Two Decades Of Data On GM Corn In Iberia Shows The Environmental And Economic Benefits

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A new study has revealed the environmental and economic benefits of using insect-resistant genetically modified (GM) corn in Spain and Portugal, the two largest countries in the Iberian Peninsula. Author Graham Brookes used 21 years' worth of data to assess the impact of this GM food. The findings are now published in the journal GM Crops & Food.

The GM crop is resistant to two particular bugs, the European corn borer and the Mediterranean stem borer, two moths whose larvae feed on the whorl and stem of the corn respectively. The Mediterranean stem borer is one of the most damaging pests for corn, which is why some farmers have begun to use corn that is resistant to these insects. 

In 2018, 121,000 hectares of GM corn was planted in the Iberian Peninsula, corresponding to around 35 percent of the total corn area of Spain and about 6 percent of the total cultivation of maize in Portugal. Brookes estimates that the GM crop has led to a 37 percent decrease in the use of insecticides by farmers. In total, that is roughly 678,000 kilograms (1,494,700 pounds) worth of bug-killing active ingredients that have not been used in those fields. The reduction in insecticide use also led to modest savings in water and fuel.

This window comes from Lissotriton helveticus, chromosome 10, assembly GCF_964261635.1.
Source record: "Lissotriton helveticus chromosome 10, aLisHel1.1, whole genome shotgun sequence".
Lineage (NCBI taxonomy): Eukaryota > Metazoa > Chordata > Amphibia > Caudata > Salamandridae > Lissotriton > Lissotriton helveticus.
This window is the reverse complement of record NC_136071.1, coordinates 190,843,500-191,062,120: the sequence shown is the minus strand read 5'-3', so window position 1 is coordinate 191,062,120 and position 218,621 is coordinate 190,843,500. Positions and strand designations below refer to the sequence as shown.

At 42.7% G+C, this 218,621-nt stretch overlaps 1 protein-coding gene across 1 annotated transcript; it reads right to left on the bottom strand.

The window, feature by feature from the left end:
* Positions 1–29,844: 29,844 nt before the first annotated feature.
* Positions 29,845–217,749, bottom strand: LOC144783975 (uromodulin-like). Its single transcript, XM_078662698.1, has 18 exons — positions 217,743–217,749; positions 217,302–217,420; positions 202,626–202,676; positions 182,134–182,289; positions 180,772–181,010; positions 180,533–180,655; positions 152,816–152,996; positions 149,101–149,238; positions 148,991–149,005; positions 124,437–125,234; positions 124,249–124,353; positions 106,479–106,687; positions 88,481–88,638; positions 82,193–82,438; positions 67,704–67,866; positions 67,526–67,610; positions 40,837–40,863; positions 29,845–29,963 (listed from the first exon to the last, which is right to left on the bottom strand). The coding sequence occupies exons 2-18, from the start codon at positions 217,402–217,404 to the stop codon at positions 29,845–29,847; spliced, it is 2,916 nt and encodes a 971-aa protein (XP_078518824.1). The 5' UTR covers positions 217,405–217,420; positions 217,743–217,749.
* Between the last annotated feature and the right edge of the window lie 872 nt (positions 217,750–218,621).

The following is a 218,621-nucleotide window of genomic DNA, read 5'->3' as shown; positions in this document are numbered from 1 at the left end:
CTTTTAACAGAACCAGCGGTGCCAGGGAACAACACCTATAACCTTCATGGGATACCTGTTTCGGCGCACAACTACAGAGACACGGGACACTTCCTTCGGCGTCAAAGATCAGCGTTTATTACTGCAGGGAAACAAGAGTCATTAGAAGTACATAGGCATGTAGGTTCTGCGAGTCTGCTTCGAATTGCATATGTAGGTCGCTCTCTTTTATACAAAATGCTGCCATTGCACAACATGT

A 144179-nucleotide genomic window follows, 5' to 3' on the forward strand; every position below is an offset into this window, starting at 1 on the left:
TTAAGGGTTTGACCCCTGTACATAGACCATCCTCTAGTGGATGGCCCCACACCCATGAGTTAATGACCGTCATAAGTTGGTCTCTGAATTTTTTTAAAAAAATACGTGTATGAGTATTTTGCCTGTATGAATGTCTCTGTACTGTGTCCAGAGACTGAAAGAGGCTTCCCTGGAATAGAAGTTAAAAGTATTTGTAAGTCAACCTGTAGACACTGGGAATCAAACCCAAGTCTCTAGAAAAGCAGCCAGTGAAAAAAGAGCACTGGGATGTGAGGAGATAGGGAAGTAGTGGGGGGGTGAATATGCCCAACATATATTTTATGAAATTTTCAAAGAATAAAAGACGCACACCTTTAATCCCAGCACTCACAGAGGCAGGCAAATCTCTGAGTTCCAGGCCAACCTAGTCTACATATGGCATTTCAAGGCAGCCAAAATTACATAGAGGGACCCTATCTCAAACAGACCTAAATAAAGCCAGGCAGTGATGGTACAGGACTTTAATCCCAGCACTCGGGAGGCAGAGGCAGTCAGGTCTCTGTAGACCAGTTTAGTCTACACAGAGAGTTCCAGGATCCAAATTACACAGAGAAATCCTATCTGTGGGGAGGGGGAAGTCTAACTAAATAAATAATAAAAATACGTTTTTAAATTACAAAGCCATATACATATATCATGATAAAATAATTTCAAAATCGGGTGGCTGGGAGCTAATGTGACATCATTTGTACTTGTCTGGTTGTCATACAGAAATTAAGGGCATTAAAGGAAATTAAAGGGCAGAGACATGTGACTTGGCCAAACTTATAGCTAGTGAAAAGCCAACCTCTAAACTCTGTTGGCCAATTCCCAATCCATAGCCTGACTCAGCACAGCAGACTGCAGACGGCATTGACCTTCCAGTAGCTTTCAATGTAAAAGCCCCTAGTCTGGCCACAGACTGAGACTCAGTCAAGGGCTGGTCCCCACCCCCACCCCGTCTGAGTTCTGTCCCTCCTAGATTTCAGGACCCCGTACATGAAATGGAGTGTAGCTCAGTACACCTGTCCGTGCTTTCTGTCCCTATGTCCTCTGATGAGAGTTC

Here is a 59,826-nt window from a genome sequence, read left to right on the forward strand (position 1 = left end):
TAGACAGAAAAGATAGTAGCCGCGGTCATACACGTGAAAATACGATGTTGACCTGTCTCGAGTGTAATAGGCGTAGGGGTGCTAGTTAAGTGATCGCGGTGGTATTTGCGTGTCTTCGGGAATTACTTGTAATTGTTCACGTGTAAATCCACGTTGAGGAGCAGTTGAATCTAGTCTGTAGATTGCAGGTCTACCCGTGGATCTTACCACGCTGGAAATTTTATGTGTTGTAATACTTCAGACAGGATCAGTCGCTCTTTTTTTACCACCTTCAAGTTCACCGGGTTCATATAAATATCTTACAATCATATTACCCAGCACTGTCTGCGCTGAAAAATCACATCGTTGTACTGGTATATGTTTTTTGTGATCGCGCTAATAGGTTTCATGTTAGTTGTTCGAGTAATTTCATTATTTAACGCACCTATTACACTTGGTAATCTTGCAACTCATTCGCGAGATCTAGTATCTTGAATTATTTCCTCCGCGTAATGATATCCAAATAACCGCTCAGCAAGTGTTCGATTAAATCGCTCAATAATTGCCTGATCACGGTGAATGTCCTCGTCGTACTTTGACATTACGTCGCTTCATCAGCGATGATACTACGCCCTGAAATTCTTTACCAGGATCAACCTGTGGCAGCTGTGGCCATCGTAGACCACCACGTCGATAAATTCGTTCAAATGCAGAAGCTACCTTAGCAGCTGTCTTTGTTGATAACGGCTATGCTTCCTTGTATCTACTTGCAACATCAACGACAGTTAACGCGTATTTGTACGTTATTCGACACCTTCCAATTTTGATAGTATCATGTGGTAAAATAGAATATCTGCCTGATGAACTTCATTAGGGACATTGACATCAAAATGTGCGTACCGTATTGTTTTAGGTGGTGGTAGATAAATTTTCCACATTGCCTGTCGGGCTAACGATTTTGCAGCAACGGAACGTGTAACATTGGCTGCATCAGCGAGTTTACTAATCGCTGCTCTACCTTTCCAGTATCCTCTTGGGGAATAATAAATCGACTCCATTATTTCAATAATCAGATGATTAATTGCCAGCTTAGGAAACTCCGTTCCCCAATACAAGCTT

The switch to GM seeds has benefited the farmers economically because the GM corn fields have produced more plants. Over the respective period of adoption, the average yield has increased by 11.5 percent in Spain and 12.5 percent in Portugal.

However, it must be stated that accessing the genetically engineered seeds is more expensive and that the supply chain from the GM technology provider to the farmer has several steps, each with its own cost. About 17 percent of the gains from the technology cover those costs.

The increased yield has added 1.89 million tonnes of corn to production since 1998. This fact is an overlap with the environmental and economic benefits, as the extra corn means a reduction in pressure on farmers to use extra land.

Despite general mistrust for genetically modified crops, GM foods available on international markets "are not likely to present risks to human health," according to the WHO. It is also important to remember that GM food is a vast umbrella term and that the food on your plate is assessed on a case-by-case basis. The use and distribution of these crops remain regulated to try to ensure no engineered genes escape into wild populations.

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